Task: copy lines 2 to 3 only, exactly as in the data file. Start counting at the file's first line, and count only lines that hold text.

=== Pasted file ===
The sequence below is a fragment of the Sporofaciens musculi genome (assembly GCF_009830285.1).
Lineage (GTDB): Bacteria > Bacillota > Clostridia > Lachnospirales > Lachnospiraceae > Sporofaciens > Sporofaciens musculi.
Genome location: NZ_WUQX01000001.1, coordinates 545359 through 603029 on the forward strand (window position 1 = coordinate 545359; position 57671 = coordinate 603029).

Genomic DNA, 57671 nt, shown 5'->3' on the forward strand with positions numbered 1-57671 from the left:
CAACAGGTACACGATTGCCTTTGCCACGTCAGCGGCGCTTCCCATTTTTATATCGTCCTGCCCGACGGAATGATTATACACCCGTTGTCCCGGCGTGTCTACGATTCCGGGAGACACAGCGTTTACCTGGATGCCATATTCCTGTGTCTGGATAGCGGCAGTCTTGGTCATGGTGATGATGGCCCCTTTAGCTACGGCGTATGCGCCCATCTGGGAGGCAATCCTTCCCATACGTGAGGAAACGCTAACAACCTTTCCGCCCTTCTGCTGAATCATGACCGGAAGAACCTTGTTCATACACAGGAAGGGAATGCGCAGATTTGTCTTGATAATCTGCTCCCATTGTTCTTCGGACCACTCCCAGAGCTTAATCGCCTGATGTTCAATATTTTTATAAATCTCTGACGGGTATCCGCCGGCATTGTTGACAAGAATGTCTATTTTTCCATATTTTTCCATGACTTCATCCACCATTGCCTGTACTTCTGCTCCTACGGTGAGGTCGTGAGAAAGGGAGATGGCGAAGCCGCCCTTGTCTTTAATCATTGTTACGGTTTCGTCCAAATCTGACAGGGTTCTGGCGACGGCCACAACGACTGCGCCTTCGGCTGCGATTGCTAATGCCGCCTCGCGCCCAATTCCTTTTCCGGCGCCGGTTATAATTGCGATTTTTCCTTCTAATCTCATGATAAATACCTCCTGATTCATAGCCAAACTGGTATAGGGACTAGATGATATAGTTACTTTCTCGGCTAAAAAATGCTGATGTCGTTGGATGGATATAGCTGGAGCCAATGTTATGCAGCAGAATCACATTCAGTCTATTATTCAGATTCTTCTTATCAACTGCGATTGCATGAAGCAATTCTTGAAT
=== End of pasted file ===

Lineage (GTDB): Bacteria > Bacillota > Clostridia > Lachnospirales > Lachnospiraceae > Sporofaciens > Sporofaciens musculi.
Genome location: NZ_WUQX01000001.1, coordinates 545359 through 603029 on the forward strand (window position 1 = coordinate 545359; position 57671 = coordinate 603029).